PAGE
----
6.     The issue which was raised and urged before us, therefore, clearly revolves around the power and jurisdiction of the appellant in forfeiting the earnest money which was to the tune of Rs.1,80,470/-. On going through the record we, however, found that out Rs.1,80,470/- an amount of Rs.1,69,012/- was forfeited as earnest money, out of which an amount of Rs. 1,62,412/- was for the flat and an amount of Rs. 6600/- was for the parking alloted to the respondent. The balance amount i.e., Rs.9,571/- was forfeited by the appellant on account of interest on the delayed payment.

7.     On behalf of the learned counsel for the appellant a specific contention was raised before us that the appellant was entitled to forfeit the earnest money in terms of the stipulations in the agreement arrived at between the parties with mutual consent. Learned counsel appearing for the appellant has drawn our attention to the various clauses of the said agreement which empowered the appellant to deduct the aforesaid earnest money. In this connection, reference was made to the provisions contained in clause 8 and 9 of the said agreement which read as follows:

"That the Company and the Apartment Allottee hereby agree that the amounts paid on registration to the extent of 10% of the sale price of the said premises and on allotment or in installments as the case may be, will collectively constitute the earnest money. Non-fulfillment by the Apartment allotted of the terms and conditions of application for allotment, terms and conditions of sale and those of this Agreement as also in the event of failure to sign this Agreement by Apartment Allotted within the time allowed may entail the forfeiture of the earnest money. That the time of payment of installments as stated in schedule of payments (Annexure-II) is the essence of this Agreement. It shall be incumbent on the Apartment Allottee to comply with the terms of payment and other terms and conditions of sale, failing which he shall forfeit to the Company the entire amount of earnest money and the Agreement of sale shall stand cancelled and the Apartment Allottee shall have no right, title, interest or claim of whatsoever nature on the said premises. The Company shall thereafter be free to resell and deal with the said premises in any manner, whatsoever, at its sole discretion. The amount(s), if any, 6 paid over and above the earnest money shall be however refunded to the Apartment Allottee by the Company without any interest." Relying on the said provision it was contended by the learned counsel for the appellant that the action of the appellant in forfeiting the earnest money was legal and justified.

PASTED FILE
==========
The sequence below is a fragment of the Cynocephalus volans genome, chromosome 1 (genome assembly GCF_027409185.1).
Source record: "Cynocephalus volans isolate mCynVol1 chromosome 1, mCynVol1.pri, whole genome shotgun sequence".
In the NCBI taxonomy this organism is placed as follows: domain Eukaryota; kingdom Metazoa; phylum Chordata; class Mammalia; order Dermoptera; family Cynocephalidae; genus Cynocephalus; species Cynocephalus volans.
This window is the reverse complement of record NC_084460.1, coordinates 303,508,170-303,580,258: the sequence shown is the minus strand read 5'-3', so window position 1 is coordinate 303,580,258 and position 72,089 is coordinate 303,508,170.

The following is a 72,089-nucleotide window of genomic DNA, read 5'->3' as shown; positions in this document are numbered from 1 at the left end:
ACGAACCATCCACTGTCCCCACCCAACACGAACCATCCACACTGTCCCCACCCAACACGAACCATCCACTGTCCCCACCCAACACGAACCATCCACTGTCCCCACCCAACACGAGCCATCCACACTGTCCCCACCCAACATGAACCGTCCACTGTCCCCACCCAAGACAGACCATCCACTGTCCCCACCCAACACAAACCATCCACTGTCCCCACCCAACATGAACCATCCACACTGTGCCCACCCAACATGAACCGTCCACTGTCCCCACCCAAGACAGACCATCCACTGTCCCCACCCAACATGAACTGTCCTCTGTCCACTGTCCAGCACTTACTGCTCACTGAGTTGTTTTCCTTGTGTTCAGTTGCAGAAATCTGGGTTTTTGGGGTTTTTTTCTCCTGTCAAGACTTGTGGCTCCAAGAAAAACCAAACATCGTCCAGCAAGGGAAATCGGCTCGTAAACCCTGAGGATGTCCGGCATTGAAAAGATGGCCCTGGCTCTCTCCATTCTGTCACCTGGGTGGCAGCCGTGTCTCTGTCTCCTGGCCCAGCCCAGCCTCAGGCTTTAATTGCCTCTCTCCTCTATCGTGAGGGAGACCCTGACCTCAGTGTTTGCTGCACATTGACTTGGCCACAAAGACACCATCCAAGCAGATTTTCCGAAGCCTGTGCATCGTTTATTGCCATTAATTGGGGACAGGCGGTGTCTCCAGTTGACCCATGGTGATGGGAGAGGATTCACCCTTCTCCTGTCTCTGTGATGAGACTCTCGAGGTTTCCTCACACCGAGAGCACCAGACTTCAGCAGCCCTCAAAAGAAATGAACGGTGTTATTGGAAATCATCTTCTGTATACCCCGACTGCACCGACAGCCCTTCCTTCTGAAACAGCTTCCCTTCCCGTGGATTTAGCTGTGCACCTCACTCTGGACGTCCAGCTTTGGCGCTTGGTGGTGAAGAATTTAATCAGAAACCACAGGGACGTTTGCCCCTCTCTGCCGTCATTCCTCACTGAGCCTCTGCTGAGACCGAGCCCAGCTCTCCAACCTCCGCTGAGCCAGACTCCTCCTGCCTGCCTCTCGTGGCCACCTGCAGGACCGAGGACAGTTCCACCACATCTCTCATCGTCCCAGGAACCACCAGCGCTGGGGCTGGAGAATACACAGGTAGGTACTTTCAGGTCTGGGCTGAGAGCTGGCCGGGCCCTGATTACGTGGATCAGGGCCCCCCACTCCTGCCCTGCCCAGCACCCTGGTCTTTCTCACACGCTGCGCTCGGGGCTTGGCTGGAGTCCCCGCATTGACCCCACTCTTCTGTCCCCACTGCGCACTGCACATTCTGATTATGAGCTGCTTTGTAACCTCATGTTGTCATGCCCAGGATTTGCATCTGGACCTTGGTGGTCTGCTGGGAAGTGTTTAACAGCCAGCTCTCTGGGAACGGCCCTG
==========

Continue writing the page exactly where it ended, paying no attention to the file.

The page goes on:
8.     Counsel for the respondent, however, refuted the aforesaid position contending, inter alia that the possession was proposed to be given to the respondent on or before June 16, 1996 i.e. within three years from the date of booking, but the said possession was not given even till 1998, therefore, the appellant could and would not have resorted to the power of forfeiture of the earnest money. It was submitted on behalf of the respondent that a sum of Rs. 4,21,474.06/- demanded towards cost of escalation, increase in area, external electrification, fire fighting system and stand by generators was exorbitant. It was also submitted that it is unfair on the part of the appellant to demand such a huge amount in such a short span of six months.